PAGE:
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Royal Neighbors of America v. Kids Kampus Creative Learning Center LLC

United States District Court, N.D. Texas, Dallas Division

August 21, 2019

ROYAL NEIGHBORS OF AMERICA, Plaintiff,
v.
KIDS KAMPUS CREATIVE LEARNING CENTER LLC, DIANN WOOD ROBERTSON, CHAD ROBERTSON, INDIVIDUALLY AND AS THE INDEPENDENT EXECUTOR OF THE ESTATE OF DALE EVANS ROBERTSON, DECEASED, LORI ROBERTSON, JARED ROBERTSON, and MATTHEW ROBERTSON, Defendants.

          FINDINGS, CONCLUSIONS, AND RECOMMENDATION OF THE UNITED STATES MAGISTRATE JUDGE

          REBECCA RUTHERFORD UNITED STATES MAGISTRATE JUDGE.

         Before the Court in this interpleader action are three motions filed by Plaintiff Royal Neighbors of America: (1) Motion for Discharge and Attorneys' Fees (ECF No. 29); (2) Motion to Dismiss First Amended Counterclaim (ECF No. 41); and (3) Motion for Summary Judgment (ECF No. 57). Each motion represents a different procedural vehicle by which Plaintiff seeks dismissal from this lawsuit. For the reasons stated, the Court should grant Plaintiff's Motion for Summary Judgment and dismiss with prejudice the Robertson Defendants' claims against Plaintiff. Because this would dispose of all claims against Plaintiff, the Court should further grant Plaintiff's Motion for Discharge and dismiss Plaintiff from this lawsuit. The Court should award Plaintiff costs and attorney's fees in the amount of $7, 000.00. Finally, the Court should deny Plaintiff's Motion to Dismiss First Amended Counterclaim as moot.

         Background

         Defendants Chad Robertson, Lori Robertson, Jared Robertson, and Matthew Robertson (the “Robertson Defendants”) are Dale Robertson's (“Dale”) surviving children. First Am. Counterclaim 3 (ECF No. 39). On January 23, 1998, Dale married Diann Robertson (“Diann”), who is not the Robertson Defendants' mother. Id. Dale and Diann, together with Diann's daughter and son-in-law, organized Kids Kampus Creative Learning Center, LLC (“KKCLC”) on November 15, 2000. Id. At about that same time, Dale contracted with Royal Neighbors for a $200, 000 life-insurance policy and named KKCLC as the primary beneficiary. Id.; see also Pl.'s App. 17 (ECF No. 29-4). KKCLC owned and operated child-care centers in Johnson and Tarrant County, Texas, until it sold them in 2016. First Am. Counterclaim 3. Dale's life-insurance policy provides “[t]he beneficiary is as stated in the application unless changed, ” and permits “[t]he Owner . . . [to] change the beneficiary without the consent of any such beneficiary.” Pl.'s App. 30 (ECF No. 29-4). The policy also states that a proper written request is required to change the beneficiary and that no change will take place unless recorded. Id.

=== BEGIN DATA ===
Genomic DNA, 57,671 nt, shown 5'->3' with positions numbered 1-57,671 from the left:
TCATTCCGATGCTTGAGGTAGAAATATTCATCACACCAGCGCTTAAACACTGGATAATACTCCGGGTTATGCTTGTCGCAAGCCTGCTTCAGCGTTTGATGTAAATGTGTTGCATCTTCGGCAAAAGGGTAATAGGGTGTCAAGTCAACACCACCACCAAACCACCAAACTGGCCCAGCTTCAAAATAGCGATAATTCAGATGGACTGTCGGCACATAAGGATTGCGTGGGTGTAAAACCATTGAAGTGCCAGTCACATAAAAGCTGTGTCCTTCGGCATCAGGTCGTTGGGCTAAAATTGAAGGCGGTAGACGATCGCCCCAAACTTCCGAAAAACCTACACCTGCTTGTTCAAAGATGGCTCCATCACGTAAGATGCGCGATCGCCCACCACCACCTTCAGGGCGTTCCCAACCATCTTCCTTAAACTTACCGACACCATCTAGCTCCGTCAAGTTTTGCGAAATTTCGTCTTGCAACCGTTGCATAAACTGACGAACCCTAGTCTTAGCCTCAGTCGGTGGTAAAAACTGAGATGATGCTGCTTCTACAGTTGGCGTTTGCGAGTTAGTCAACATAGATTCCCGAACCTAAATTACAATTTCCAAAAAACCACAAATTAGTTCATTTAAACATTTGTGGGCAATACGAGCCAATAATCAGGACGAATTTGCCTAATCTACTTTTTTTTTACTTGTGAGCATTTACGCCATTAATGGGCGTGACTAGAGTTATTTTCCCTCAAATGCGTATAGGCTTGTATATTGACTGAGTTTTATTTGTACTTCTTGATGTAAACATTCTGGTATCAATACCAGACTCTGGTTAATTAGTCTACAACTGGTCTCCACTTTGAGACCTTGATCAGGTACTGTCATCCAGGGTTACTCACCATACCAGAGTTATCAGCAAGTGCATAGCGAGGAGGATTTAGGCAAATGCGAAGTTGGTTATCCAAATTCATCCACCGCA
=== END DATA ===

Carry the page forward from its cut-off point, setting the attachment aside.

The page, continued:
On September 24, 2004, Dale filled out “an official Royal Neighbors' ‘Request for Change Form.'” First Am. Counterclaim 4.; see also Pl.'s App. 56 (ECF No. 29-4). On the signed and witnessed form, Dale requested the beneficiary under his policy be changed to give 50% to First National Bank of Burleson, the lien-holder for KKCLC, and 50% to Diann Robertson, Dale's spouse. First Am. Counterclaim 4; see also Pl.'s App. 56 (ECF No. 29-4). It is undisputed that Royal Neighbors did not record the form. Plaintiff contends this was because it “did not believe that Dale's requested listing of the bank as a beneficiary was necessary to secure the bank's interest as lienholder.” First Am. Counterclaim 4. The Robertson Defendants allege that Dale was not aware that Royal Neighbors did not record the change of beneficiary and that, after Dale's submission of the 2004 change-of-beneficiary request, Diann represented that she was the policy's beneficiary. Id. Plaintiff, however, contends that it discussed Dale's 2004 change-of-beneficiary request with Diann and informed her that if it were recorded, First National Bank of Burleson would receive 50% of the remaining proceeds under the certificate in addition to the proceeds necessary to satisfy KKCLC's liabilities. Pl.'s Br. Support 8 (ECF No. 58). Royal Neighbors further contends that it sent two letters to Dale, one on October 29, 2004, and the other on December 6, 2004, explaining why his change-of-beneficiary request was not recorded and confirming that the beneficiary remained KKCLC. Id. 8-9.

         Dale and Diann divorced on May 19, 2017, and on April 28, 2018, Dale died of cancer. First Am. Counterclaim 4. Chad Robertson was appointed independent executor of Dale's estate. Id. The Robertson Defendants informed Royal Neighbors that “any designation of Diann as beneficiary under any policy with Royal Neighbors would be void as a matter of law in Texas.” Id. 5. Royal Neighbors confirmed that KKCLC was the beneficiary under Dale's policy. Id. The Robertson Defendants assert that Diann is KKCLC's registered agent and sole manager. Id.